The Family And Medical Insurance Leave Act -- or FAMILY Act -- would offer any private or public worker an insurance plan that would guarantee them paid family leave. This would help take weight off the shoulders of the six percent of people who revealed in a Department of Labor survey that they need family leave but don't take it because they can't afford the unpaid days off. Any worker, whether employed by a private or public company, would have the option of applying for these benefits. The insurance ranges from a $580 monthly minimum to a maximum benefit of $4,000 a month, or 60 "caregiving days" within one year.
3. Implement paid-leave policies for all mothers and fathers.
Guess how many days of paid leave are guaranteed to new U.S. parents. The answer is zero. The United States is now the only industrialized nation that doesn't promise paid maternity or paternity leave.
While U.S. law allows parents to take up to 12 weeks off without risking losing their jobs after the arrival of a newborn (due to the Family Medical Leave Act of 1993), other countries guarantee compensation for those missed days. For example, Brazil offers 100 percent paid maternity and paternity leave for 120 days. And having more fathers take parental leave helps mothers get back to work, a study by graduate student Ankita Patnaik at Cornell University concluded.
4. Create more affordable child care.
A report by Child Care Aware America revealed that in 31 states, the annual cost of daycare exceeds the average in-state tuition and fees at public colleges. The starkest comparison between daycare and college tuition costs is in New York, where daycare can cost up to $15,000 and in-state college tuition hovers around $6,500. One reason for the high price tag is that some states have very strict, government-mandated child care regulations that inflate daycare costs. The Atlantic reports that child care is subject to strict standards on the square footage needed per a child, as well as how many teachers can teach a certain number of students. For example, in Massachusetts, the state with the highest average yearly child-care cost at $14,980, child care centers must hire one teacher for every three infants.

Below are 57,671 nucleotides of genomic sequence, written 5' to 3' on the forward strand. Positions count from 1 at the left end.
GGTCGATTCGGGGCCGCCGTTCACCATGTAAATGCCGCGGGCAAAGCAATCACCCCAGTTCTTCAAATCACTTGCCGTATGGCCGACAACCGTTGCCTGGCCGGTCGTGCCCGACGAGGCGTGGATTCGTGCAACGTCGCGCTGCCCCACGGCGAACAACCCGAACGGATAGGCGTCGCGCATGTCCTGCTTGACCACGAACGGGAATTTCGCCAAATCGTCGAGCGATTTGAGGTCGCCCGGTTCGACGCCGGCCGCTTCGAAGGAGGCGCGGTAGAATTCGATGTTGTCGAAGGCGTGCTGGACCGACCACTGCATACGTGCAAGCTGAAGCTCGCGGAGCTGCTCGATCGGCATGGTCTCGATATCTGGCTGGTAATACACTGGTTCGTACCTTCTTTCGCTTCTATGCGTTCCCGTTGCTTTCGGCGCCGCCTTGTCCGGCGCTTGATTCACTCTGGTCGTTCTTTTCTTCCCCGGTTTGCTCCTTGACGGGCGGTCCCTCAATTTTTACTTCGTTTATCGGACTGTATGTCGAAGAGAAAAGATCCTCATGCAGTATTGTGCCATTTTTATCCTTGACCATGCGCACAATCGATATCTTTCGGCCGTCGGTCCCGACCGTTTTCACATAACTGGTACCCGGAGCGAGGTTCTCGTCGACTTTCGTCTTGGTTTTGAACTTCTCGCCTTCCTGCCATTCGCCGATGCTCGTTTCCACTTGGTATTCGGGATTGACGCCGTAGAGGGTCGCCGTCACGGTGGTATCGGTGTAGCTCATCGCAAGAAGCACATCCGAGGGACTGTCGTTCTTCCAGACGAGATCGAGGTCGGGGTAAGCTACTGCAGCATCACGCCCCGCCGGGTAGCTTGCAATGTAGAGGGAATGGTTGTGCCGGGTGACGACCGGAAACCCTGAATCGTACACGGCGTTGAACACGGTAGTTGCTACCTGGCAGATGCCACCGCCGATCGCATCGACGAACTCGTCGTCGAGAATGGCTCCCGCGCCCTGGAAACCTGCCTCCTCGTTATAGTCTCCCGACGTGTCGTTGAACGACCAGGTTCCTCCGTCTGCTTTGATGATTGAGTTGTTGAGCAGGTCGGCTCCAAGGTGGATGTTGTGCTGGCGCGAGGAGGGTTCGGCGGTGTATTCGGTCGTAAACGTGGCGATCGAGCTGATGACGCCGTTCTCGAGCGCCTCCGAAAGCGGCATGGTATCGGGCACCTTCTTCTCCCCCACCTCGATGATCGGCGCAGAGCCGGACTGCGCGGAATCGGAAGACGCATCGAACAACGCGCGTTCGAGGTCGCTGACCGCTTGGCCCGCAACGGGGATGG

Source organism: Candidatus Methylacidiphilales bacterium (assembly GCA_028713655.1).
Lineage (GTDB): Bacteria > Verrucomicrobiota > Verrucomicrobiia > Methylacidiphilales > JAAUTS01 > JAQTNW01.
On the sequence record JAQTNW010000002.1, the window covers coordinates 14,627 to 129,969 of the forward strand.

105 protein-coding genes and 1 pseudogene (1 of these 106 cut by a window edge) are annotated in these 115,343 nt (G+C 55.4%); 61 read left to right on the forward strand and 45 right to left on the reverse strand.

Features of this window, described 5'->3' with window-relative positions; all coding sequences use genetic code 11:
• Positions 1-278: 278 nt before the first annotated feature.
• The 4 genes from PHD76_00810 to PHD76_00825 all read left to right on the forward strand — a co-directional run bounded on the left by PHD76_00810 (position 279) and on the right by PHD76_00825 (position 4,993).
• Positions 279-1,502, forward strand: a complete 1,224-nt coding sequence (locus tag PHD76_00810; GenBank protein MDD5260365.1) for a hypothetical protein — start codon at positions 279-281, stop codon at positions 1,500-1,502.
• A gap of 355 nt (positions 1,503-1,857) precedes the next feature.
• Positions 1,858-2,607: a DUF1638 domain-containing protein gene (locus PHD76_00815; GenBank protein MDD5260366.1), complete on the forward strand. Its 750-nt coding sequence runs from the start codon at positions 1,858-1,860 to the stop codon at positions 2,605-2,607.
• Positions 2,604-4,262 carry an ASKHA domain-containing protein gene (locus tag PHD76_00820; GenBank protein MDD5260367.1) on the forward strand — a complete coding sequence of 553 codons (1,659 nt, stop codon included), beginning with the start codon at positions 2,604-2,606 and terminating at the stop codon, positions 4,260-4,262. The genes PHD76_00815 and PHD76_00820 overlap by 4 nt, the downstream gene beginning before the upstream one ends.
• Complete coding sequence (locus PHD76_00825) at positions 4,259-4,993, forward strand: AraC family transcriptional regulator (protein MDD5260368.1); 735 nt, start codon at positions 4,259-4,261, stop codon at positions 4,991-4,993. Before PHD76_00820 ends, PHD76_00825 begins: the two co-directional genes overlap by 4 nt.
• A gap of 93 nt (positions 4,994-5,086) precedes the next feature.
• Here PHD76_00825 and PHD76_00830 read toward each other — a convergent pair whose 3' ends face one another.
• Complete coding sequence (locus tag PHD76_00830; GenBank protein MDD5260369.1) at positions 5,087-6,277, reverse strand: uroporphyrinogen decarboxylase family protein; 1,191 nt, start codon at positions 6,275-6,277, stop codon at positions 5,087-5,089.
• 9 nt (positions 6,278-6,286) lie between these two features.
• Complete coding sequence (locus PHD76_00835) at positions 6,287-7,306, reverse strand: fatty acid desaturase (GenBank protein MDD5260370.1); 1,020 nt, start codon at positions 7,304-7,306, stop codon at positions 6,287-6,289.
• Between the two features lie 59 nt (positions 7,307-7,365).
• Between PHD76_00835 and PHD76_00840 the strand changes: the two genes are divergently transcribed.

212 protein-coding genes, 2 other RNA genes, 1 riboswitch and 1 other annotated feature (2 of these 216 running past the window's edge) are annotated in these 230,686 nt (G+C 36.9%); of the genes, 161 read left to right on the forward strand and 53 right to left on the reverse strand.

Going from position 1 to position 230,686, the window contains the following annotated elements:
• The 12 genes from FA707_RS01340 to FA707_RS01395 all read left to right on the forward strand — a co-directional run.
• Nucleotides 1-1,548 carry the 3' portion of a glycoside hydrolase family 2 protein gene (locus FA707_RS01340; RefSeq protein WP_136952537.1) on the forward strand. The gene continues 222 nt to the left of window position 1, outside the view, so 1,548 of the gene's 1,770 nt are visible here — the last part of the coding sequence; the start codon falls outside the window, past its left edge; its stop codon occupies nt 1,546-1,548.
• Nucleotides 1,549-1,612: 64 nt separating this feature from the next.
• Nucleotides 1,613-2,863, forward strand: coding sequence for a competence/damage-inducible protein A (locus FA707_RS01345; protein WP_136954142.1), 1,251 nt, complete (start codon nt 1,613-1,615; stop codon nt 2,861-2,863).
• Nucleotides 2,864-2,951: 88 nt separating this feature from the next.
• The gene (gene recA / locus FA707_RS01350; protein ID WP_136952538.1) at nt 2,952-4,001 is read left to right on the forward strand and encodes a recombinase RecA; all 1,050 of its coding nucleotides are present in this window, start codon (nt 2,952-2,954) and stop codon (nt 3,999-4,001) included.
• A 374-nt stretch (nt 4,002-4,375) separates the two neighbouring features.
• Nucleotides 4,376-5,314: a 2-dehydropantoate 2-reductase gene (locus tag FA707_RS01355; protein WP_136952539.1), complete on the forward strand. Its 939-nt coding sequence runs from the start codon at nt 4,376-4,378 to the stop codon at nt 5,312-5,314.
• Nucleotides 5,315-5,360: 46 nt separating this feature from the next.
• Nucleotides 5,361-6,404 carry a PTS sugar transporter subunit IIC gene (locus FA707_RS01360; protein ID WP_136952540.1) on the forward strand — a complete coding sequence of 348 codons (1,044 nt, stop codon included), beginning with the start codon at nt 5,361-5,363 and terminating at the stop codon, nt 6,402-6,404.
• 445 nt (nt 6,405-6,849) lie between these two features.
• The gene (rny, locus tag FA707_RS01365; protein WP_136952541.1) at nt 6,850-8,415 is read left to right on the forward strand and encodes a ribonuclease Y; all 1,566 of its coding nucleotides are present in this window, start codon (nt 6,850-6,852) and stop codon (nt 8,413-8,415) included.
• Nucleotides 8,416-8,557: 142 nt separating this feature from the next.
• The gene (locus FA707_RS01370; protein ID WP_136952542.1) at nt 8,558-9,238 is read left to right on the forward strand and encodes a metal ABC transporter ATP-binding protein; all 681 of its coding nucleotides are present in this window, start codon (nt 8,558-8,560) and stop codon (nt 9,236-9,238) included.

But while the percent of family income spent on child care has remained constant in the last quarter of the century, the cost of child care has doubled. The expense has forced some parents who earn middle or lower-class incomes to choose between giving up their income entirely so that they can care for their children themselves, or take a huge portion out of their paycheck to pay for outside care. In 2011, for instance, families with employed mothers whose monthly income was $4,500 or more paid an average of $163 a week for child care, representing as much as 6.7 percent of their total family income. Families with monthly incomes of less than $1,500 paid much less -- $97 a week on average -- but that represented up to 39.6 percent of their family income.